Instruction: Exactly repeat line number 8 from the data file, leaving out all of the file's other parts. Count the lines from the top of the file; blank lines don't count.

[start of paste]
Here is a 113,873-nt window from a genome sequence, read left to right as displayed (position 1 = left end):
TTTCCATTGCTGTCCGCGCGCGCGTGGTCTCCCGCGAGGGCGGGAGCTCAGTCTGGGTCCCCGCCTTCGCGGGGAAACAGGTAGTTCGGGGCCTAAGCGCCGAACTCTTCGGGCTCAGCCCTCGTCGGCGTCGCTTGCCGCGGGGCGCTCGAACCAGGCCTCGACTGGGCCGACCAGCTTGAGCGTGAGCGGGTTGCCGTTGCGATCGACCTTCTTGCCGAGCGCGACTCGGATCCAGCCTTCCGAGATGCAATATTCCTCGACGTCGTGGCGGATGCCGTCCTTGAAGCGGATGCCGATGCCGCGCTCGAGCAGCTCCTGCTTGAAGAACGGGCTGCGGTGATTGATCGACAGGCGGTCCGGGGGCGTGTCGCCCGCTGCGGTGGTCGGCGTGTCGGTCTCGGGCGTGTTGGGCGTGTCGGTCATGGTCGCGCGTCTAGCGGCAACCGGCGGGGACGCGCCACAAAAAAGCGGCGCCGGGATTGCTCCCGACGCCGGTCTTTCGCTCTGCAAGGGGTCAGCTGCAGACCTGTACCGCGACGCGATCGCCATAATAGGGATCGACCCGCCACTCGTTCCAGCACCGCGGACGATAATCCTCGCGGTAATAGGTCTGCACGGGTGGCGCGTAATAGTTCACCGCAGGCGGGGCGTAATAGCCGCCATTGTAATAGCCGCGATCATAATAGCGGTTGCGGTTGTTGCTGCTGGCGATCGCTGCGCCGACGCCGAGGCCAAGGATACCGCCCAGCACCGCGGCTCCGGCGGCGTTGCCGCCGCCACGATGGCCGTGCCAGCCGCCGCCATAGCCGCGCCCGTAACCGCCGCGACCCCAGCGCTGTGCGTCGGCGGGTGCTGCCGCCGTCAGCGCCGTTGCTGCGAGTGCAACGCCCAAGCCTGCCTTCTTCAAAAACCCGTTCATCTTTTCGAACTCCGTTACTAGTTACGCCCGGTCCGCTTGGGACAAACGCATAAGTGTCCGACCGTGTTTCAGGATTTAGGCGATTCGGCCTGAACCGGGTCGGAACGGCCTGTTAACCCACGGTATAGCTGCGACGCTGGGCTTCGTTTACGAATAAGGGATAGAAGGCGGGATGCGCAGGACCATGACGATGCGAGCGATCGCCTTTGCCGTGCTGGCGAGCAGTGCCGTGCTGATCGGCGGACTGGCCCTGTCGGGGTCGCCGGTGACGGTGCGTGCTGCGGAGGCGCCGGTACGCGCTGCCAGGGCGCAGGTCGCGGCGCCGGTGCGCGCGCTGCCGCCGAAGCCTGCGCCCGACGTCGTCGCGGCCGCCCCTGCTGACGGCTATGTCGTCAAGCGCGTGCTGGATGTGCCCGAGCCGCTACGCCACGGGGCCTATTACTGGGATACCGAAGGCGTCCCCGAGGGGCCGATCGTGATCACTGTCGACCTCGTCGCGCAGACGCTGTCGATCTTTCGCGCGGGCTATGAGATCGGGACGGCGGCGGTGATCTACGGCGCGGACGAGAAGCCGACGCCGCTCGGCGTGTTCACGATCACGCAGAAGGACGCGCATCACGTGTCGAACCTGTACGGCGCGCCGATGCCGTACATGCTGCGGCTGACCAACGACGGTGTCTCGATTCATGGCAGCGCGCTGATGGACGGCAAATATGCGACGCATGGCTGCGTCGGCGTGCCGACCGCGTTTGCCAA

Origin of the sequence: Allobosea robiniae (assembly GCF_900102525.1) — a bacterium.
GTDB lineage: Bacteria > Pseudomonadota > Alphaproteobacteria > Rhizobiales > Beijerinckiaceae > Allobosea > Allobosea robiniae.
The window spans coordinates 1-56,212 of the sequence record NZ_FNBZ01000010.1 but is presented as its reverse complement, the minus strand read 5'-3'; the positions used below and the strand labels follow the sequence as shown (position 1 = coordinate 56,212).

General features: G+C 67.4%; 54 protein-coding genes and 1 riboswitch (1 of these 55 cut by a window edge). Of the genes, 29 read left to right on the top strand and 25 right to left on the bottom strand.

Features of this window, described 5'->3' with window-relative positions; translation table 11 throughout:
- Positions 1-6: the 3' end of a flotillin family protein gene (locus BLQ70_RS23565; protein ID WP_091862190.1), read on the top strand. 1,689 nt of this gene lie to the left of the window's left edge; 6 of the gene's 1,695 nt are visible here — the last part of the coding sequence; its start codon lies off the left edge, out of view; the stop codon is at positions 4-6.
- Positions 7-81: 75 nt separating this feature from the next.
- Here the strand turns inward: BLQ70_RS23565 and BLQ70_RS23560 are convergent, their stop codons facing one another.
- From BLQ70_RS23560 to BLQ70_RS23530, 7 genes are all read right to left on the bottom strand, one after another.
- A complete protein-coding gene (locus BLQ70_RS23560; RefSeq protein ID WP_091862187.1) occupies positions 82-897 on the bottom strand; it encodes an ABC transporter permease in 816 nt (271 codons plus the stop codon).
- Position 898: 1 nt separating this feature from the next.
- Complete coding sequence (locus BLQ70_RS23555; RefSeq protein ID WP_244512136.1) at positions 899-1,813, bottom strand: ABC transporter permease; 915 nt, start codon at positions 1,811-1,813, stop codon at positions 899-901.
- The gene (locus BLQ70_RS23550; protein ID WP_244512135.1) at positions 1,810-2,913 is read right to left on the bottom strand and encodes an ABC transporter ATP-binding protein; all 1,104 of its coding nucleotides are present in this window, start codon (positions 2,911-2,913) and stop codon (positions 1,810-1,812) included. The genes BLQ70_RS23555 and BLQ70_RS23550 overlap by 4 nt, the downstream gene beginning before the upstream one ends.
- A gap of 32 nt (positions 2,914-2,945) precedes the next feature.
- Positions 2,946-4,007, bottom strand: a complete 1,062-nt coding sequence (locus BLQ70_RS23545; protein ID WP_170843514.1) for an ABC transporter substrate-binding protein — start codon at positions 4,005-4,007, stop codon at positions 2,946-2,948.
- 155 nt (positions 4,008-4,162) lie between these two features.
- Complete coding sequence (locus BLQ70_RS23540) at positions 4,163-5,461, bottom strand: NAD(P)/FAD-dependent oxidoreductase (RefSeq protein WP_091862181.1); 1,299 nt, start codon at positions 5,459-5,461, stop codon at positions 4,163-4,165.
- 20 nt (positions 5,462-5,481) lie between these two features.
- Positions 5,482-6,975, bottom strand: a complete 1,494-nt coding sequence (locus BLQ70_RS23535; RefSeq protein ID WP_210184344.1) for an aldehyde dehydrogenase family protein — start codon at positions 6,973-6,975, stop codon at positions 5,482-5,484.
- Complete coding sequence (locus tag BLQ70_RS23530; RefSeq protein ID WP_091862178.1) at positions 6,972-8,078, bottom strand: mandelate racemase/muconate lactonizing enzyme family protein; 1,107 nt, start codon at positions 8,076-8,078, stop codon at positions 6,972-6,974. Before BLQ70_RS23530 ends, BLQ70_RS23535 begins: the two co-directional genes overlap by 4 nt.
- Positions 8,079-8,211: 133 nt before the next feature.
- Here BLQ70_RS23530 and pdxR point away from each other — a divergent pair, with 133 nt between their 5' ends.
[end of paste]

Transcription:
- Positions 1-6: the 3' end of a flotillin family protein gene (locus BLQ70_RS23565; protein ID WP_091862190.1), read on the top strand. 1,689 nt of this gene lie to the left of the window's left edge; 6 of the gene's 1,695 nt are visible here — the last part of the coding sequence; its start codon lies off the left edge, out of view; the stop codon is at positions 4-6.